Three other classic British SF shows to check out

The Adventures of the Everyday Fangirl welcomes Echo Ishii, who is the author of Mr. Rumple and Mr. Grimm, as a guest blogger today.  Take it away Echo…

I am so excited to be blogging today at Everyday Fangirl. I’m Echo Ishii and I blog at Smart Girls Love Sci Fi, which focuses on SciFi Romance. My fellow bloggers are Charlee Allden and Riley. Each month we host interviews with authors, post book reviews, and do a Wednesday weekly round-up of Sci Fi romances.
I also do a column called SF Obscure twice a month on SF/Fantasy/Paranormal TV shows of the past. I started writing about them because many, people have fond memories of SF TV shows that influenced their love of the genre. Also, contrary to a common belief that SF is a ‘boy’ thing, I find that a lot of women follow SF shows, comics, and all aspects of fandom. My initial plan was to feature an actor in shows and intersperse it with reviews of more modern SF media. As I went along, I discovered that I loved revisiting old TV shows and watching them all the way through. I discovered forgotten gems (well, sometimes more duds than gems) and it’s become a real joy for me to do the SF Obscure column.

For today’s post I am going to talk about three other classic British SF shows that are worth checking out.

Blake’s 7: This is probably the least obscure of the bunch; however because it has not been licensed in a US DVD format (as far as I know) I am surprised at the number of people who have never heard of it. This is a shame. For those who have not seen Blake’s 7, it starts with a man named Roj Blake who had been brainwashed and slowly regains his memories of being a freedom fighter against the oppressive galactic government.. Once he regains his memories his is falsely framed for horrible crimes and condemned to a prison planet. On the way he meets his soon-to-be compatriots- Vila, Jenna,Gan, Avon- and they acquire an powerful AI ship, called the Liberator. They are later joined by a telepathic freedom fighter named Cally and head off with Blake’s plan of somehow overthrowing the Federation. Blake’s 7 has often been referred to as the anti-Star Trek. Instead of a Federation that unites we get one that oppresses; instead of a crew that works together we get random criminals, mercenaries, and traitors willing to sell each other out and constantly at odds; and there is no guarantee of a good ending to it all. Ignore the dated hairstyles, budget special effects, and occasional questionable plot lines-it’s overall good stuff. The final episode is a classic. Watch it all the way through.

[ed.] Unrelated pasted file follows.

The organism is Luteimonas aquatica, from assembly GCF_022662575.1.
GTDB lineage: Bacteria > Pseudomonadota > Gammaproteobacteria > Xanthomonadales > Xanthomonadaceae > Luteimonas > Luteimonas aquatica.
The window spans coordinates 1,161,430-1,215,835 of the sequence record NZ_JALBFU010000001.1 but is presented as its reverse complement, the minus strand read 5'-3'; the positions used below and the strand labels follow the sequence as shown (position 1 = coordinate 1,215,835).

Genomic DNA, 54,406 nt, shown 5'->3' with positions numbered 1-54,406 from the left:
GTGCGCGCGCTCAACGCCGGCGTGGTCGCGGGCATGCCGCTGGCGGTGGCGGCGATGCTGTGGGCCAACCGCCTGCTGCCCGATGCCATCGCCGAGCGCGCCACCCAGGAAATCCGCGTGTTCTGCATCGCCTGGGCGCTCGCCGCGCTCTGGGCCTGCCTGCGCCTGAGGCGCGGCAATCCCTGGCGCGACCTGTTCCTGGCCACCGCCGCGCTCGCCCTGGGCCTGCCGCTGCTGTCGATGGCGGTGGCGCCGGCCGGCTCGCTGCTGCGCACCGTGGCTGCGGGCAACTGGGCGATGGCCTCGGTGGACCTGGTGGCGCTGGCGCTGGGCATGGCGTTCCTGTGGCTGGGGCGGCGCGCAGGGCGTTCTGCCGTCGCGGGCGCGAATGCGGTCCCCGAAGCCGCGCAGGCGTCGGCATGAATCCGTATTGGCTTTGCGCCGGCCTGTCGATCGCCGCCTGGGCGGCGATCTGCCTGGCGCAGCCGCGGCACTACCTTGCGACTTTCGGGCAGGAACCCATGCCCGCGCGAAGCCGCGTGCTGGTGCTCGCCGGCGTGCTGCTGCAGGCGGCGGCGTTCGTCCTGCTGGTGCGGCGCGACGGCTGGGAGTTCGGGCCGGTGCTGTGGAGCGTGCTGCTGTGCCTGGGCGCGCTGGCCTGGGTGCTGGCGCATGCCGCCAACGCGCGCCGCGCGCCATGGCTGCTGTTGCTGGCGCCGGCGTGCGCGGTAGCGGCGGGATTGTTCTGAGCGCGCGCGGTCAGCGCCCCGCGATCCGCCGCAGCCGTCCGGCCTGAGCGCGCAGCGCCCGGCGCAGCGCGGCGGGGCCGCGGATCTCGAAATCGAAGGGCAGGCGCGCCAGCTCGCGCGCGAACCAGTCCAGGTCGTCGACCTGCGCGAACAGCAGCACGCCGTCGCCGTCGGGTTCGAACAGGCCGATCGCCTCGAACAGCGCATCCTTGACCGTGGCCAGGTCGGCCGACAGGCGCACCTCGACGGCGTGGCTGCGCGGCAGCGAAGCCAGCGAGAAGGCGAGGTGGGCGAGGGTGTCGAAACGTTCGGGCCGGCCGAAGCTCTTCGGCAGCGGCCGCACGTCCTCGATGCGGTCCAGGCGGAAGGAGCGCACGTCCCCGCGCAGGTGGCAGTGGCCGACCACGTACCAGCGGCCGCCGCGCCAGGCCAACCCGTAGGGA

Sapphire and Steel: It’s the story of two agents called Sapphire and Steel. It’s never quite clear what Sapphire and Steel really are. Not human, possibly alien, and perhaps not even corporeal and these bodies are merely hosts. In any event it is the job of these hosts to fix problems with time. Time travel? Not always and not exactly. In Sapphire and Steel time is a thing that can be broken into or messed around with or altered. There are things outside of time that can break in or cause harm. And sometimes time slips into other times and begins to overlap. Yes, it’s vague. And it’s strange, but it’s a wonderful show. What keeps it going is the fact that the stories are good and the acting is top notch. With a small budget and minimal effects it’s still an engaging story-that’s what good acting does. It starts slow. If you are used to fast-paced action this may not be the show for you. If you don’t mind slow, thoughtful show with almost a stage play style, Sapphire and Steel has some real mind treats.

Star Cops: This is very rare and very obscure. I lucked out in having someone else tell me about it and I am not sure it’s readily available. I mainly point it out because of its concept-a true, hard SF show about astronauts and the international space station. That’s not done often, and for that alone it may be worth finding. Star Cops is set in the future-2027- in which there are five permanent space stations surrounded the Earth, Moon, and Mars. Space travel is common, with governments and private enterprises exploring the Solar System. The International Space Police Force (ISPF) is given the job of handling criminal investigations that concerning the space stations. Most of the crimes concern industrial espionage, scientific hoaxes, rival space based tech corporations. It’s a neat show that dwells into the competing views of what space explorations means; the rivalry between companies and the large amount of money at stake; and just plain old human flaws.

I always welcome suggestions for shows to cover. My next post at Smart Girls is Thursday, March 3. Feel free to join in the conversation.

Echo Ishii loves talking about SF. She also enjoys all manner of SF Romance, space opera, and such. I frequently re-watch Babylon 5, Star Trek, and Blake’s 7. She is a Star Wars fan too. Her current SF/Paranormal watch list includes Continuum, Orphan Black, Penny Dreadful, and The Expanse. She has one published novella, M/M fantasy romance Mr. Rumpel and Mr. Grimm with more writing in the works.  You can follow her on Twitter: @mrsbookmark or Pinterest: @mrsbookmark as well.

About pattybones2

I am a self proclaimed fangirl who is disguised as a mild mannered data analyst for an advertising firm.

5 responses to “Three other classic British SF shows to check out”

  1. Echo Ishii says :

    Thanks so much for hosting me!

  2. Echo Ishii says :

    Reblogged this on Smart Girls love SciFi and commented:
    Today I’m blogging at Everyday Fangirl.

  3. Kay Hudson says :

    I remember Star Cops fondly–must have seen it on a local PBS station years ago.

  4. HT Lyon says :

    Blake’s 7 is an old favorite. Never got into Sapphire & Steel (before my time). Star Cops sounds intriguing. Thanks for pointing it out.

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